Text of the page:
|PROPOSAL NUMBER:||05 A2.01-9658|
|SUBTOPIC TITLE:||Noise Breakthrough Turbine-Based Propulsion Technologies|
|PROPOSAL TITLE:||Optimizing Noise Attenuation in Aircraft Exhaust Ducts Employing Passive and Active Absorbing Splitters and Struts|
SMALL BUSINESS CONCERN
(Firm Name, Mail Address, City/State/Zip, Phone)
11641 Weston Pointe
Strongsville ,OH 44149 - 9270
(440) 238 - 6861
PRINCIPAL INVESTIGATOR/PROJECT MANAGER
(Name, E-mail, Mail Address, City/State/Zip, Phone)
11641 Weston Pointe
Strongsville, OH 44149 -9270
(440) 238 - 6861
TECHNICAL ABSTRACT (LIMIT 200 WORDS)
NASA requires accurate numerical simulation of high bypass nacelle acoustics and the development of advanced nacelle absorption techniques to reduce engine noise levels. Thus, this Phase I effort will expand current Transient Finite Difference (TFD) nacelle algorithms to include
? Simulation of active and passive nacelle exhaust splitters,
? 3D simulation of passive and active absorbing radial struts,
? Optimization of multiple segment wall, splitter and strut absorbers for maximum noise reduction.
The exceptional performance and accuracy of the TFD method has already been documented for passive and active noise reductions in 2D aircraft nacelles. Recent experimental data have show promise for significant noise reduction for active noise treated struts as well as classic exhaust splitters. Therefore, this Phase I study will extend the current TFD nacelle algorithms to optimize splitter rings usage in exit nacelle ducts and 3D active and passive treatment of exhaust duct struts. The Phase II effort will include the capability of analyzing more complex 3D ducts with circumferential-segmented absorbing liners as well as external cowling and airframe noise sources. The numerical algorithms of this TFD Phase I study will provide NASA Glen and industry an innovative tool for acoustic nacelle design.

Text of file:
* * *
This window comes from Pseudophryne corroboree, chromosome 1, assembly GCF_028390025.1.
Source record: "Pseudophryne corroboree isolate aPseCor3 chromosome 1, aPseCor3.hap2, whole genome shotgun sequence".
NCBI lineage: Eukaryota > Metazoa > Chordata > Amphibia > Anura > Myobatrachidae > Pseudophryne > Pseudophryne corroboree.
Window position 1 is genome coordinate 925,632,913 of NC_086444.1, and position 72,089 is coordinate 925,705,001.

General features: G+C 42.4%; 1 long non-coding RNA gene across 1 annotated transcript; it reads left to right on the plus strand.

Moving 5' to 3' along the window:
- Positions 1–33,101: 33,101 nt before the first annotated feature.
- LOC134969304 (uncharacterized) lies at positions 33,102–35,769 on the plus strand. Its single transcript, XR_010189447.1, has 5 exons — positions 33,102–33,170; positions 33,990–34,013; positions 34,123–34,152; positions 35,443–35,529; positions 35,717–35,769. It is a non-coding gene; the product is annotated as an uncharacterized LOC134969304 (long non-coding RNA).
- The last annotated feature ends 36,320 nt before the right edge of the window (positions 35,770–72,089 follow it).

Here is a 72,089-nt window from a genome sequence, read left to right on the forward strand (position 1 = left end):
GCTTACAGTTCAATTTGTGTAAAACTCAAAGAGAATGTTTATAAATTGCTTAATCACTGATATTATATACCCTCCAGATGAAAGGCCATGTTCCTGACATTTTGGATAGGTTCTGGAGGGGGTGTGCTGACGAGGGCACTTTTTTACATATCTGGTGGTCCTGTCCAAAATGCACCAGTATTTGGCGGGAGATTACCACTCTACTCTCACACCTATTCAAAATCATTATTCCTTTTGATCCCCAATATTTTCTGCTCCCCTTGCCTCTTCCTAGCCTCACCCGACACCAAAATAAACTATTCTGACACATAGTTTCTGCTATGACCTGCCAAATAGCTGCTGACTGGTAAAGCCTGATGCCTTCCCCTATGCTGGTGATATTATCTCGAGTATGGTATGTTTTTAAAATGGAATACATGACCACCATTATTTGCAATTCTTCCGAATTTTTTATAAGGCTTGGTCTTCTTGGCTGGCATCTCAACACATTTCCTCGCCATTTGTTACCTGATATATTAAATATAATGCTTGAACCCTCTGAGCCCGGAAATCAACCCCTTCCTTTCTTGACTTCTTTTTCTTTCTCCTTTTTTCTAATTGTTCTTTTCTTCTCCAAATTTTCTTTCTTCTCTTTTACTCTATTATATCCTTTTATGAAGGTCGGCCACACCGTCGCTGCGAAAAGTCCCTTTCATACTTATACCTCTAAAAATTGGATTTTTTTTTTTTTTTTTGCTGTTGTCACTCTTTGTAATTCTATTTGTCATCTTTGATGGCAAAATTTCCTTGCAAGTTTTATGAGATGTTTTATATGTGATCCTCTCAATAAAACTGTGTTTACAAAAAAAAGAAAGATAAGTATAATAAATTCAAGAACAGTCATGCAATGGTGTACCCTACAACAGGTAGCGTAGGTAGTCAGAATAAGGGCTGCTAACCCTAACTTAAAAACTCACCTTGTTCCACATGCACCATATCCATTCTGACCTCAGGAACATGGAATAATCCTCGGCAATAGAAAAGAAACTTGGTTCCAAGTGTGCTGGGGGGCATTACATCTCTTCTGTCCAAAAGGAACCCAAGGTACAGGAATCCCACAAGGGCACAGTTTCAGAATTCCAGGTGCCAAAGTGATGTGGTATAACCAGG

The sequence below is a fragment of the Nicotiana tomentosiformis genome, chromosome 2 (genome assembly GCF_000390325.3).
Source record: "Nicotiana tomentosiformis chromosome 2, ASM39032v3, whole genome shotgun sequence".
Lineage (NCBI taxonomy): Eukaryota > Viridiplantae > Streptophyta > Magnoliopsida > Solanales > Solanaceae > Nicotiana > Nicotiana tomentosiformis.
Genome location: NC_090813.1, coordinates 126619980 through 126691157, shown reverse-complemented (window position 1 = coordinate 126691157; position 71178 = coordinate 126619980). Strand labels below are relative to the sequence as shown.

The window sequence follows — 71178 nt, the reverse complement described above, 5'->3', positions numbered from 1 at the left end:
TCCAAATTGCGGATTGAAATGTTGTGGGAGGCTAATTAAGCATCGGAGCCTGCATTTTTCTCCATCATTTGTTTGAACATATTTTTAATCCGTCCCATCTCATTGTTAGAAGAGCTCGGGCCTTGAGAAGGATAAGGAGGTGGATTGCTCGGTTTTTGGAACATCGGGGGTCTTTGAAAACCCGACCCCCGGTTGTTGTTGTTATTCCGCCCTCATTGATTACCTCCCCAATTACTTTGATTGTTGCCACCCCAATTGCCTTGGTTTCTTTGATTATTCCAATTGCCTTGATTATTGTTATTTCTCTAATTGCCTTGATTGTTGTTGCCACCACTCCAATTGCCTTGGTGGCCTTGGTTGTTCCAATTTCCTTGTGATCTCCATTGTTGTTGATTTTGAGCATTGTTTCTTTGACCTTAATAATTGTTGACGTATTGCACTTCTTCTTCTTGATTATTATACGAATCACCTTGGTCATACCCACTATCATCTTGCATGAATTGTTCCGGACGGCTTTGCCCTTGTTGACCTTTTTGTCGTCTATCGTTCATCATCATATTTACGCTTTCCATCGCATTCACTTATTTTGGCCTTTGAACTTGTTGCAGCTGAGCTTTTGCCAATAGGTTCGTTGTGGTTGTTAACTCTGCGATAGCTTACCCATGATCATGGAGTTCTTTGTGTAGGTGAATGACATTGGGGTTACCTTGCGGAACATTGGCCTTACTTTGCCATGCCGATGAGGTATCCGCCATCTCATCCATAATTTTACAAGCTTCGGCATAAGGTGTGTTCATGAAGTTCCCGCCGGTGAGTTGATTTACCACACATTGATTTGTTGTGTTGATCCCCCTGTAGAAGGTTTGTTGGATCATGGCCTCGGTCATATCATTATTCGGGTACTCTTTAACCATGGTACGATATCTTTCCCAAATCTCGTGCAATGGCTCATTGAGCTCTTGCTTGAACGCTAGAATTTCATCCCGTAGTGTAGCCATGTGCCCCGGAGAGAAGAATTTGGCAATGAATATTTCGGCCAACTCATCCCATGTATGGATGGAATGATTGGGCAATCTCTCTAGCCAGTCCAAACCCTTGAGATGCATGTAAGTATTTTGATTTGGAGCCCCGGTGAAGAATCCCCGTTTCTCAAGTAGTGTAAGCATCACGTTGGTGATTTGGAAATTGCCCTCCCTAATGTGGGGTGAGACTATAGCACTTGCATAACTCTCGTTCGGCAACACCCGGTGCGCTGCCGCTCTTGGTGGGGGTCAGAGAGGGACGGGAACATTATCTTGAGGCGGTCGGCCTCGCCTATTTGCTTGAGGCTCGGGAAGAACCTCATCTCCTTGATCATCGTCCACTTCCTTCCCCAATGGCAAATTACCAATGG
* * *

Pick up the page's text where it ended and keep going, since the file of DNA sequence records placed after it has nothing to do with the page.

POTENTIAL NASA COMMERCIAL APPLICATIONS (LIMIT 150 WORDS)
The Phase I code will allow NASA to significantly reduce both tone and broadband engine noise in scale and full size engine nacelle exhaust ducts as well as inlets. The code will predict both engine noise reductions for both passive and active treatments over a wide frequency range. The exact analytical predictions will eliminate some expensive experimental design and testing of complex 3D engine hardware with splitters and engine struts. The Phase II study will analyze advanced noise treatment concepts such as circumferential passive phase treatment, which has been shown to significantly reduce engine noise. The code will be very versatile; thus, it could also be used in the acoustic design and testing of NASA's advanced engine concepts such as the pulse detonation engine or other advances in combustion-based propulsion. The code should increase NASA's productivity and reduce operational costs by reducing expensive experimental testing of large-scale engine hardware.
POTENTIAL NON-NASA COMMERCIAL APPLICATIONS (LIMIT 150 WORDS)
The Phase I code will allow aircraft nacelle manufactures to significantly reduce the time between initial prototype and final design of acoustically treated nacelles. The code will aid in their reduction of tone and broadband noise by the optimal application of both conventional and advanced engine acoustic treatments. The manufacturer will be able to quickly evaluate both passive and active treatments for complex 2D and 3D nacelle structures over a wide frequency range. To meet a variety of other commercial needs, the geometry and grid generation codes will be constructed with enough flexibility to model mufflers, automobile interiors, and other business applications besides an aircraft nacelle. The code could also be useful in quieting large exhaust ducts in power and industrial plant operations. Architectural engineers may find the code useful in quieting their duct ventilation systems.
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